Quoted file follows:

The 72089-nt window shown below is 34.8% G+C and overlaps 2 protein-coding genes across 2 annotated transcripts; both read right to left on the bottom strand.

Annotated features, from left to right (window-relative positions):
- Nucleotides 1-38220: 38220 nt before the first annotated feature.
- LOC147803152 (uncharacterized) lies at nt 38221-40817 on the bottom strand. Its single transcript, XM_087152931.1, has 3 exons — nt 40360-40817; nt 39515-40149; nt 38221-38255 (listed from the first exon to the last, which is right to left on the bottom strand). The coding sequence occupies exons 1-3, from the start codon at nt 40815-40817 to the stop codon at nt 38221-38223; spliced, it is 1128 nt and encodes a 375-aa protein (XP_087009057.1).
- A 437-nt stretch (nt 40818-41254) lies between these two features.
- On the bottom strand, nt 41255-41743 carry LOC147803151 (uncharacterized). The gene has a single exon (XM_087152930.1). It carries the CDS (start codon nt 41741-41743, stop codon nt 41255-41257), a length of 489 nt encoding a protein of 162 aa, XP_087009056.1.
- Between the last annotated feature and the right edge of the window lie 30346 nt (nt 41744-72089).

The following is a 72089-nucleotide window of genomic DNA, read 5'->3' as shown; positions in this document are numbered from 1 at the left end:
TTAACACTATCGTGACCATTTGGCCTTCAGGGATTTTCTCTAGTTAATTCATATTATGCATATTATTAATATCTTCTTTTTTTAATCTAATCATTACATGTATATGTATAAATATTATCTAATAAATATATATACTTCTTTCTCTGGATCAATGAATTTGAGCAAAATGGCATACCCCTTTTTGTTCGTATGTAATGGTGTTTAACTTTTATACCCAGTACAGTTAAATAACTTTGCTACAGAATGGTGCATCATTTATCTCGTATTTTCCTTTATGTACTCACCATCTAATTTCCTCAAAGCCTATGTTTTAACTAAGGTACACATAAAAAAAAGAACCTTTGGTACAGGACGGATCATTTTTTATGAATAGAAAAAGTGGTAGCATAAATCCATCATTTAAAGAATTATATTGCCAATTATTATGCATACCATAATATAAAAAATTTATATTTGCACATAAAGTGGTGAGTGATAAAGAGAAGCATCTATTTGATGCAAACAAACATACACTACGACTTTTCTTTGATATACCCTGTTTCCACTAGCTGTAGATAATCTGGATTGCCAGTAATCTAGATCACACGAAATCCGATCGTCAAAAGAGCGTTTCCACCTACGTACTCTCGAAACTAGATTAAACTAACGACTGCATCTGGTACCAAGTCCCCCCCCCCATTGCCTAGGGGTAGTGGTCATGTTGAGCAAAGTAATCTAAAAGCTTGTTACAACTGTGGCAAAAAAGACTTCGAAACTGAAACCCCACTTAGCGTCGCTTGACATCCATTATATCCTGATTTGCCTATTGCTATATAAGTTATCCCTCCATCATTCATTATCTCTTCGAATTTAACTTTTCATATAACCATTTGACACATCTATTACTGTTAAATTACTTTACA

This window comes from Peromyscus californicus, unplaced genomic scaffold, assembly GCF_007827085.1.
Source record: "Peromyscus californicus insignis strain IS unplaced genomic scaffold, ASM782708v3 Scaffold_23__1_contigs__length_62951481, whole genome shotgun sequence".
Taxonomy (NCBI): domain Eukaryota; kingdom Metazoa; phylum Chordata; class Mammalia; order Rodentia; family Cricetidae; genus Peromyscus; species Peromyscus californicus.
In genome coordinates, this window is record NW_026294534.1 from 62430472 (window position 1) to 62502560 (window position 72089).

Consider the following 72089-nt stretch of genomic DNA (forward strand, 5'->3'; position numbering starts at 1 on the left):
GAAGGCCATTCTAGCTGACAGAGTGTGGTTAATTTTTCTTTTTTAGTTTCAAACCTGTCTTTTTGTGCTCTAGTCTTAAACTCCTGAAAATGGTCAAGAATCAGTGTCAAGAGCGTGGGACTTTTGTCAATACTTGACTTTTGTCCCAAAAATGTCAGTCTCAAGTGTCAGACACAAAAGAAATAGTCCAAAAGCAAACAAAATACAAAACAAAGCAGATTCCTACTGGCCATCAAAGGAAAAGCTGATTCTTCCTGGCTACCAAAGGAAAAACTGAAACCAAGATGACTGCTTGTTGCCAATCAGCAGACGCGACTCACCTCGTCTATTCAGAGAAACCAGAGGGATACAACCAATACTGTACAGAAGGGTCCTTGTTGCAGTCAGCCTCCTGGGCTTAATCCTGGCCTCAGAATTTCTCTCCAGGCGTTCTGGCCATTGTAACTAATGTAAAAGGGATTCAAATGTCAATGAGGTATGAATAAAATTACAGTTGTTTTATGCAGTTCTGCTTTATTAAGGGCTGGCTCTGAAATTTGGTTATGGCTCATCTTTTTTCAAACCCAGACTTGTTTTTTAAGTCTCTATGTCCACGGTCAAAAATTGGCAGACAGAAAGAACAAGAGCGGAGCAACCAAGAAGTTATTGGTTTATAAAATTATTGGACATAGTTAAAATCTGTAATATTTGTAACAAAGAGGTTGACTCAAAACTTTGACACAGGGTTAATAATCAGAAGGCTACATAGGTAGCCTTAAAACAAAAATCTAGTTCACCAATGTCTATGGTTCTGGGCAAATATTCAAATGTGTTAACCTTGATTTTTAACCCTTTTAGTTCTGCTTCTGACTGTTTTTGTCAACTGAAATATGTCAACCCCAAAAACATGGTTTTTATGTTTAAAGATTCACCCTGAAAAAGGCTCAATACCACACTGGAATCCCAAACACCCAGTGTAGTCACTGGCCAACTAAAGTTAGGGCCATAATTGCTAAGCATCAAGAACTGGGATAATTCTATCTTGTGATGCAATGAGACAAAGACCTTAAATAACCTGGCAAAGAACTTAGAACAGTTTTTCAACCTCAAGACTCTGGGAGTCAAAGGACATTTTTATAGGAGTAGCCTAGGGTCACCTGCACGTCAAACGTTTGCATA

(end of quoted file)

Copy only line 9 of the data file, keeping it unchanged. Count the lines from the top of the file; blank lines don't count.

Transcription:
TTAACACTATCGTGACCATTTGGCCTTCAGGGATTTTCTCTAGTTAATTCATATTATGCATATTATTAATATCTTCTTTTTTTAATCTAATCATTACATGTATATGTATAAATATTATCTAATAAATATATATACTTCTTTCTCTGGATCAATGAATTTGAGCAAAATGGCATACCCCTTTTTGTTCGTATGTAATGGTGTTTAACTTTTATACCCAGTACAGTTAAATAACTTTGCTACAGAATGGTGCATCATTTATCTCGTATTTTCCTTTATGTACTCACCATCTAATTTCCTCAAAGCCTATGTTTTAACTAAGGTACACATAAAAAAAAGAACCTTTGGTACAGGACGGATCATTTTTTATGAATAGAAAAAGTGGTAGCATAAATCCATCATTTAAAGAATTATATTGCCAATTATTATGCATACCATAATATAAAAAATTTATATTTGCACATAAAGTGGTGAGTGATAAAGAGAAGCATCTATTTGATGCAAACAAACATACACTACGACTTTTCTTTGATATACCCTGTTTCCACTAGCTGTAGATAATCTGGATTGCCAGTAATCTAGATCACACGAAATCCGATCGTCAAAAGAGCGTTTCCACCTACGTACTCTCGAAACTAGATTAAACTAACGACTGCATCTGGTACCAAGTCCCCCCCCCCATTGCCTAGGGGTAGTGGTCATGTTGAGCAAAGTAATCTAAAAGCTTGTTACAACTGTGGCAAAAAAGACTTCGAAACTGAAACCCCACTTAGCGTCGCTTGACATCCATTATATCCTGATTTGCCTATTGCTATATAAGTTATCCCTCCATCATTCATTATCTCTTCGAATTTAACTTTTCATATAACCATTTGACACATCTATTACTGTTAAATTACTTTACA